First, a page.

Roush Review: 'Mrs. Maisel' Is Marvelously Enjoyable
Can she talk? Just try stopping her. We first meet The Marvelous Mrs. Maisel—first name Miriam (but call her “Midge”) Maisel—when she's causing a panic at her own wedding with an off-color toast. From that moment on, we know we’ll be hanging on every irreverent word from this Upper West Side cutup.
As the latest glib, quick-witted muse of Gilmore Girls creator Amy Sherman-Palladino, Rachel Brosnahan brings a pert, madcap intelligence to this decidedly unorthodox late-1950s Jewish housewife. We instantly get why she’s chagrined when she discovers that her husband, Joel (Michael Zegen), a working stiff who aspires to a stand-up comedy career, has “borrowed” his material.
Because Midge is, first and foremost, an original. Also a natural.
The Marvelous Mrs. Maisel lives up to its billing with a wonderfully fresh attitude, lovingly capturing a conformist period vibe—women who fix their faces before their husbands rise from bed—that Midge will go on to challenge in her art. The series truly begins when her marriage suddenly ends and she impulsively takes the stage of a bohemian downtown club, guzzling kosher wine, to vent with a torrent of shockingly blue humor.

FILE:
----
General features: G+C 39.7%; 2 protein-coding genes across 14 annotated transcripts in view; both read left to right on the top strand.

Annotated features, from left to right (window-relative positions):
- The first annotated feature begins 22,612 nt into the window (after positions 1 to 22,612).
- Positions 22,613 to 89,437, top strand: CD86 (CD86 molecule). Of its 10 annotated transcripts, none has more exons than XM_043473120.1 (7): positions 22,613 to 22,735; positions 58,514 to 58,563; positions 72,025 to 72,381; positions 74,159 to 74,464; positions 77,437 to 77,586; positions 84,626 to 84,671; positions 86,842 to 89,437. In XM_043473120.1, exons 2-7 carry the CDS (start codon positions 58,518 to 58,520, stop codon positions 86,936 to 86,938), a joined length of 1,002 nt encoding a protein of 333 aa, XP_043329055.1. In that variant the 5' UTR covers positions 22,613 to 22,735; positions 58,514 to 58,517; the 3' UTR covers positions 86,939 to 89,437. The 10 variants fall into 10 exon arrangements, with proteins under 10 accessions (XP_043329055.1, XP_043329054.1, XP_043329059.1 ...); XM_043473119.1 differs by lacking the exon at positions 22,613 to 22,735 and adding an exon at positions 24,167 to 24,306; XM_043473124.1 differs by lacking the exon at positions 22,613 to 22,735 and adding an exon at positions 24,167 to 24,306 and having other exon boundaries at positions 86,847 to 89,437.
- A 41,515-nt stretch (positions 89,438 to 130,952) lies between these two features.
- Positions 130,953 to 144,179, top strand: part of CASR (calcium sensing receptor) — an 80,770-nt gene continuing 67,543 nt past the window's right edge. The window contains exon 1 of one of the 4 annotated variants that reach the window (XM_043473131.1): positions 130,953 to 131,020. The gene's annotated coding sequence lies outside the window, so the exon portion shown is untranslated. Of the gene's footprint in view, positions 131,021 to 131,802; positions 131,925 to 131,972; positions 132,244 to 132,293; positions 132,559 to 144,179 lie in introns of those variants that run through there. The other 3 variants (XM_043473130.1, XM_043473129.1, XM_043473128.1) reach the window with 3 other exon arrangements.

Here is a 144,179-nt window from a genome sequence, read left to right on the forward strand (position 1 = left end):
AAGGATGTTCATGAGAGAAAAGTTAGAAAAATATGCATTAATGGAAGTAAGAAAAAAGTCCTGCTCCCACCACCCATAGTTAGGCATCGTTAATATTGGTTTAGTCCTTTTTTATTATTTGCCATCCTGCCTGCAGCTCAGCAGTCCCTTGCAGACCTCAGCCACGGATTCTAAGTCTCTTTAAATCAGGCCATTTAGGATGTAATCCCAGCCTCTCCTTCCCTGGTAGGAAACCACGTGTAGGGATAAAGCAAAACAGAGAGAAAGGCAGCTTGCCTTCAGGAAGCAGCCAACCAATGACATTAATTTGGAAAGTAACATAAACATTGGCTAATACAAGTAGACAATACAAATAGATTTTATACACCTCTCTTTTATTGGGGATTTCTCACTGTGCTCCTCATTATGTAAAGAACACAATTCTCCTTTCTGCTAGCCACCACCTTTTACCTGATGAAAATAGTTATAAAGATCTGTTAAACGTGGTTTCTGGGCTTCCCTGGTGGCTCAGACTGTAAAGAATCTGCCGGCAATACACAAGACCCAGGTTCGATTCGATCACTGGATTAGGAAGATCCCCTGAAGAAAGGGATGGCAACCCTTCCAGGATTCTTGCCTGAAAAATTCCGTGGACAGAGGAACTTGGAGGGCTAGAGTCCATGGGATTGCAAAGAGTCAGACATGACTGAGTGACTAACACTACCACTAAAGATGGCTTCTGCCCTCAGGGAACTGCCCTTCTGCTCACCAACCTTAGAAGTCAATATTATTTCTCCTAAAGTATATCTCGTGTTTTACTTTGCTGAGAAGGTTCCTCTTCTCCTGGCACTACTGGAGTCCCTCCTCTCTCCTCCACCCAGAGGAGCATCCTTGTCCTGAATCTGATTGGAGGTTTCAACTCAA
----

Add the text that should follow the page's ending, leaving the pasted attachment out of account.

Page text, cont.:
“This is not great stuff. This is my life falling apart,” Midge tells gruff admirer Susie (veteran scene-stealer Alex Borstein), who yearns to be the manager of a comic talent she sees as the next Mort Sahl—because Joan Rivers, an obvious inspiration for this character, hasn’t arrived yet. (Although there is an oblique reference to bawdy pioneer Rusty “Knockers Up” Warren.)
While rubbing shoulders in and out of jail with the cutting-edge hipster likes of Lenny Bruce (a wry Luke Kirby), Midge initially keeps her new vocation a secret from her rigid parents (the ever-terrific Tony Shalhoub and Marin Hinkle). What happens when the marvelous Mrs. Maisel’s worlds collide promises to be a culture clash for the ages.
Note to Midge: This is great stuff.
The Marvelous Mrs. Maisel, Series Premiere, Wednesday, Nov. 29, Amazon